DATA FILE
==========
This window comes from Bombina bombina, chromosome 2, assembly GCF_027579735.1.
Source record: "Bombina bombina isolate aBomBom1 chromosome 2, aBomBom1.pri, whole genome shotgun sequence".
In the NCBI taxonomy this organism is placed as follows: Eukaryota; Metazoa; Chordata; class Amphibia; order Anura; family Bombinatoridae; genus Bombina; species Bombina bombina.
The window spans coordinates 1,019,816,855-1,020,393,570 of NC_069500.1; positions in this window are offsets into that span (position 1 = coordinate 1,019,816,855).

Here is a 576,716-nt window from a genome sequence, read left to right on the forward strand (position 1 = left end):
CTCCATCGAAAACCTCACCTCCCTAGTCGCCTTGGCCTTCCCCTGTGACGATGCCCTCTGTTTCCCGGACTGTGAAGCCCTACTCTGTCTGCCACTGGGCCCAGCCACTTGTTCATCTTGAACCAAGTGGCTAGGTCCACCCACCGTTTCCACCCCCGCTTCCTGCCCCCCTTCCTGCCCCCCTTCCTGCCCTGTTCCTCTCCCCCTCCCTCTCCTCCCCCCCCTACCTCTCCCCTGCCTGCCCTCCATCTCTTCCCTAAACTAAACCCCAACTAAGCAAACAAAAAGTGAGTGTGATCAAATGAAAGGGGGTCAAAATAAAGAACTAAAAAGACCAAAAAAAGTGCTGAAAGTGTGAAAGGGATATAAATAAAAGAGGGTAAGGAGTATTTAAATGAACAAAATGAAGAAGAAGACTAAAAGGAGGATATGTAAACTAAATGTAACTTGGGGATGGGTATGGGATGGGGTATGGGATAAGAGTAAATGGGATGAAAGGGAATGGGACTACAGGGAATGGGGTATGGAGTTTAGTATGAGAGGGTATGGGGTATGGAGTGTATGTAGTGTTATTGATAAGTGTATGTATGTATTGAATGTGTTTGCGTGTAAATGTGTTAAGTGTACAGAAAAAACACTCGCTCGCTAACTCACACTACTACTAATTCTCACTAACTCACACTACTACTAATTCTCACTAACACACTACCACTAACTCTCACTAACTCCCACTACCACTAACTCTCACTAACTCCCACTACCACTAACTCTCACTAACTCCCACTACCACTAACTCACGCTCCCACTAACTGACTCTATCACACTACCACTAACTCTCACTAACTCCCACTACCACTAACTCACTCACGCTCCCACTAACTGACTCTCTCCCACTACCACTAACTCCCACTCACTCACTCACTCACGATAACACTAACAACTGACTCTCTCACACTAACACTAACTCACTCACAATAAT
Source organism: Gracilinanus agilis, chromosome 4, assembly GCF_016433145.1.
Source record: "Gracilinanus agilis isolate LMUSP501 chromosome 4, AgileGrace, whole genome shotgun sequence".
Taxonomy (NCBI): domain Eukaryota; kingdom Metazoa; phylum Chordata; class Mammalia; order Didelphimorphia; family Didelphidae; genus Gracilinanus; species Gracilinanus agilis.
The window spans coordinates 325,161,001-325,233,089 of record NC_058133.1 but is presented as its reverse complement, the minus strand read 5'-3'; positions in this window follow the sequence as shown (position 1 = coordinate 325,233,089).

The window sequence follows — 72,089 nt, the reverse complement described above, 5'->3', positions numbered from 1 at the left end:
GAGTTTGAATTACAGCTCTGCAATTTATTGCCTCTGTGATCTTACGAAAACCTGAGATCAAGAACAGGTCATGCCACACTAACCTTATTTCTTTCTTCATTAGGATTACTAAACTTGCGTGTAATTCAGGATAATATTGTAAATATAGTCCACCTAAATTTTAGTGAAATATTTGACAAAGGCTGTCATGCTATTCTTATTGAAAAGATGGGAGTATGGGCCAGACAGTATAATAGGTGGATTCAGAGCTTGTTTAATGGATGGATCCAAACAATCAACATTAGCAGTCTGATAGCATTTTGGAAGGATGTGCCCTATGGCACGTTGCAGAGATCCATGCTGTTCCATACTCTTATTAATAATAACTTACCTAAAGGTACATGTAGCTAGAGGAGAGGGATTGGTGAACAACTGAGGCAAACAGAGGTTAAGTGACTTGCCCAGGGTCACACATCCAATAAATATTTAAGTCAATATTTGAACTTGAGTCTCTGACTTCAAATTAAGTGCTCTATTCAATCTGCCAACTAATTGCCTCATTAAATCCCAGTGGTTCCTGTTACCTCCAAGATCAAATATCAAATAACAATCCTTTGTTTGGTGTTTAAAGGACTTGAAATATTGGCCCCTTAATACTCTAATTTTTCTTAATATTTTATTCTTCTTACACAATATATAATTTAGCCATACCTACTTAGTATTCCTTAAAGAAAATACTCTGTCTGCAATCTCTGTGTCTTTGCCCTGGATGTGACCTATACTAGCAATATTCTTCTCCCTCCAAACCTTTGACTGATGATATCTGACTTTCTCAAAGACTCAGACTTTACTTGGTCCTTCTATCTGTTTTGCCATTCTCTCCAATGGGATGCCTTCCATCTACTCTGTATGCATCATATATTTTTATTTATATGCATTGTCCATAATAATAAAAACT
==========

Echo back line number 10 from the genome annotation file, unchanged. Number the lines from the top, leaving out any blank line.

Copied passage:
The window spans coordinates 325,161,001-325,233,089 of record NC_058133.1 but is presented as its reverse complement, the minus strand read 5'-3'; positions in this window follow the sequence as shown (position 1 = coordinate 325,233,089).